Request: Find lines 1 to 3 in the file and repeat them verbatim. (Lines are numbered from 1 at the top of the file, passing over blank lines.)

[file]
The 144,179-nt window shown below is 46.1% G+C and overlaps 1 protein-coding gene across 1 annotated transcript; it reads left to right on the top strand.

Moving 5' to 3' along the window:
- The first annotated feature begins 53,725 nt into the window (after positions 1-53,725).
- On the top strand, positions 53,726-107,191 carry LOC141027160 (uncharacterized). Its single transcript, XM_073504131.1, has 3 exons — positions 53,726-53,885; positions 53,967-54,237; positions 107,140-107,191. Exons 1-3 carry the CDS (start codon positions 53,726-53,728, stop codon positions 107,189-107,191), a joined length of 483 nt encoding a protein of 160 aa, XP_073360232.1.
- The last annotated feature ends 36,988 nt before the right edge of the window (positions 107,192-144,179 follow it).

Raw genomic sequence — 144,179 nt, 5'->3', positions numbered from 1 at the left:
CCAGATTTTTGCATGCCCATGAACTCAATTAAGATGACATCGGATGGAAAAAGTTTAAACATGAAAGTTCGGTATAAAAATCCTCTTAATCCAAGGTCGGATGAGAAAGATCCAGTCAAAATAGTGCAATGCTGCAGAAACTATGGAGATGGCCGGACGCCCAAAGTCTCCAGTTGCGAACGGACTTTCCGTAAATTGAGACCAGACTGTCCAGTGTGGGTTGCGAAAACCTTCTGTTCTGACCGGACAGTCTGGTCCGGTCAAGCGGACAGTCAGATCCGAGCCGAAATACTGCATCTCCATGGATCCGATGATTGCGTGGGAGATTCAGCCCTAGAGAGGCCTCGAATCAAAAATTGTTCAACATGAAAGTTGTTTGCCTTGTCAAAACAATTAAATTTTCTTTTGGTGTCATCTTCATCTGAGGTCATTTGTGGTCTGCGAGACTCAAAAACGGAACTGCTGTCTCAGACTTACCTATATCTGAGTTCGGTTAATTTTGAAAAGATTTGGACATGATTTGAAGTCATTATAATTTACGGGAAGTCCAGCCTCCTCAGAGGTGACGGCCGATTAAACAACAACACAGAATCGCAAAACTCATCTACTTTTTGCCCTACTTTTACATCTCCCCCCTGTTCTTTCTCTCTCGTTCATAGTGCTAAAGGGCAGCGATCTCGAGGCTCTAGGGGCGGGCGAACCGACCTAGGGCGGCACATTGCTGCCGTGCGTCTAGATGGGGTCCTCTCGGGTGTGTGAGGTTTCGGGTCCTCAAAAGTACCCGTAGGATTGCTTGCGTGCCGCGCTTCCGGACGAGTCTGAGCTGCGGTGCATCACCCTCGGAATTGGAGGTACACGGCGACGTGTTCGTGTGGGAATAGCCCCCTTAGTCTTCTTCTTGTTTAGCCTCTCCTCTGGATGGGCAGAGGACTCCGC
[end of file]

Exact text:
The 144,179-nt window shown below is 46.1% G+C and overlaps 1 protein-coding gene across 1 annotated transcript; it reads left to right on the top strand.

Moving 5' to 3' along the window:
- The first annotated feature begins 53,725 nt into the window (after positions 1-53,725).